Criticized law brings about fairness

Development is an expensive, time-consuming business. Getting a project from concept to approval can cost tens of thousands of dollars—and often more—before a shovel even goes into the ground. It can take six months to several years for a new project to work its way through the layers of zoning, site planning, public hearings, and city and county governmental approvals.

Then, once a developer has run the governmental and public hearing gantlet to get all required approvals, a lawsuit from an activist organization or community group opposing a development can tie up a project for more years to come.

Gov. Ron DeSantis recently signed Florida’s 2019 Community Planning and Growth Management bill. It creates a “prevailing party” provision. The winning party to a lawsuit challenging a development, based on its consistency with a jurisdiction’s comprehensive plan, is entitled to recover reasonable attorney fees. 

The multipronged legislation (House Bill 7103) was signed by the governor against a backdrop of controversy and negative headlines.

“Goal of Republicans in Tallahassee: Make the people of Florida voiceless and powerless,” said a July 19 Sun-Sentinel editorial. Its contention was that just the mere risk of losing robs the public’s ability to counter a governing authority’s action.

But the other side of this coin is that the bill also enables citizen or community groups that have solid legal arguments against a development to win with their legal fees covered, thus creating an additional financial stick to hold governmental agencies more accountable in prudent review of all development. Developers also get snagged when a project is denied because of public and political pressure even though it may meet all permitted uses. They, too, could prevail and recover their legal costs.

“I believe the prevailing party provision is a great addition and will not lessen the voice of the people, but reduce the amount of frivolous challenges that are filed to stall developments,” says Heidi Davis Knapik, a land use and development lawyer at the Gunster law firm. “This provision will require that all parties have sound legal arguments prior to filing a challenge in circuit court, which costs thousands of dollars and could take years to resolve. Parties will think hard the next time they may not like a development that meets all the criteria, and instead of being quick to file a lawsuit that they may not be able to win, they should work together with the developer or the city to resolve the issues.”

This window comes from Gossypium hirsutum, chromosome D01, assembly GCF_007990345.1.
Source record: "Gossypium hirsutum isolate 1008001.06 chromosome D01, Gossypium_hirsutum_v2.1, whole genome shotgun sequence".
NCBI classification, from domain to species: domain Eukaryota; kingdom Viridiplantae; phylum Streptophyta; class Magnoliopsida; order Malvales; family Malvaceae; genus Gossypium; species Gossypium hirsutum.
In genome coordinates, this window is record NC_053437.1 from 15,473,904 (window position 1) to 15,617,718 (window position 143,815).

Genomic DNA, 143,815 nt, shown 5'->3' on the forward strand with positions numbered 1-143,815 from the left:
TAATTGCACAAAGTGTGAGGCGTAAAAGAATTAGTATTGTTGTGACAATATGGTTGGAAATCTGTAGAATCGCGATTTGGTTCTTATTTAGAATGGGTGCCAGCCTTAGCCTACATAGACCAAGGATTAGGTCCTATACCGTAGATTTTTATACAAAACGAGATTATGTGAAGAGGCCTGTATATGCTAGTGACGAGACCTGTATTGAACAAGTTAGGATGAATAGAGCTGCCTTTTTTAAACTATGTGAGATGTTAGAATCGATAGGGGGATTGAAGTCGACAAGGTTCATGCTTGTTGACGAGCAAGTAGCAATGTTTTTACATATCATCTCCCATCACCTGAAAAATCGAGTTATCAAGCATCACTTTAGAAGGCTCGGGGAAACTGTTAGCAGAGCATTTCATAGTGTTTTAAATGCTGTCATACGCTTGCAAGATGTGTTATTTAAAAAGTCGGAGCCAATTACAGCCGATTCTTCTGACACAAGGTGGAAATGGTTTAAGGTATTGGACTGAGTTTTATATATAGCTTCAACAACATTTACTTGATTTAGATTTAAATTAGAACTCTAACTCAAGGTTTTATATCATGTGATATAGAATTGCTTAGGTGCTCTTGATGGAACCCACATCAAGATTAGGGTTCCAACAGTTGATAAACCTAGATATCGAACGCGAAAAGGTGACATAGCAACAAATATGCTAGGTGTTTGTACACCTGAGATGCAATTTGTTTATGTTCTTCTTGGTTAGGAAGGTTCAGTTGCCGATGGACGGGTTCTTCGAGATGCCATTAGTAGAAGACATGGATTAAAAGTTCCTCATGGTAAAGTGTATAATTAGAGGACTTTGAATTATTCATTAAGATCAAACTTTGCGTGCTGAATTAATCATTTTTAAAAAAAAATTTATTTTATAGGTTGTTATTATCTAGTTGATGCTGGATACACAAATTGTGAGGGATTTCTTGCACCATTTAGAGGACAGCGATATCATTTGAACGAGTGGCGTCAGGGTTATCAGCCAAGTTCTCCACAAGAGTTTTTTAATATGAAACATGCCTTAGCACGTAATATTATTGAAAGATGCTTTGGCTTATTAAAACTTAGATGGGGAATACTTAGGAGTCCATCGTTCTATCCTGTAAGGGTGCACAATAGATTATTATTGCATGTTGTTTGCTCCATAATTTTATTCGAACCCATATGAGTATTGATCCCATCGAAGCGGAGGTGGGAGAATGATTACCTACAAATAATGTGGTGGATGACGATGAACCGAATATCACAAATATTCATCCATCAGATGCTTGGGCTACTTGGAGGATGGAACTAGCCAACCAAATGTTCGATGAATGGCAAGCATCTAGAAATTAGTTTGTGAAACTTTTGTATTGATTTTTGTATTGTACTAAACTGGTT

Right now, she says, the legal challenge process is onerous, circular and can stall projects to the point of bankrupting them.

In addition to the prevailing party provision, the legislation also seeks to address other thorny issues.

Perhaps one of the costlier ones for developers has been local governments’ ability to mandate inclusionary zoning for affordable housing or require that developers pay into housing funds. The bill requires that the cost to developers of such affordable housing mandates be fully offset through density bonuses and other incentives.

“A chief complaint around the state is the push for affordable housing on the backs of commercial developers,” says Chris Carmody, a regulatory, government affairs and land use lawyer at the Gray Robinson firm. “This legislation makes clear that if a local government prioritizes affordable housing in developments, it must fully offset the costs associated with it.”

This surely is welcomed by local developers as Broward County once again mulls levying an affordable housing linkage fee on commercial development.

Davis Knapik says another key provision of the bill is expedited review times by counties and municipalities for development permits and development orders. The timeline for agencies to approve, approve with conditions or deny the application is 120 days from the application’s completion for nonquasi-judicial proceedings or 180 days for quasi-judicial proceedings.

“Time is money, and stalled or delayed applications cost the development community a tremendous amount of money,” Davis Knapik says. “This pushes the agencies along and sets forth time frames.”

Freelance writer Darcie Lunsford is a former real estate editor of the South Florida Business Journal. She is the senior VP for leasing at Butters Group and is avoiding a conflict of interest in her column by not covering her own deals.

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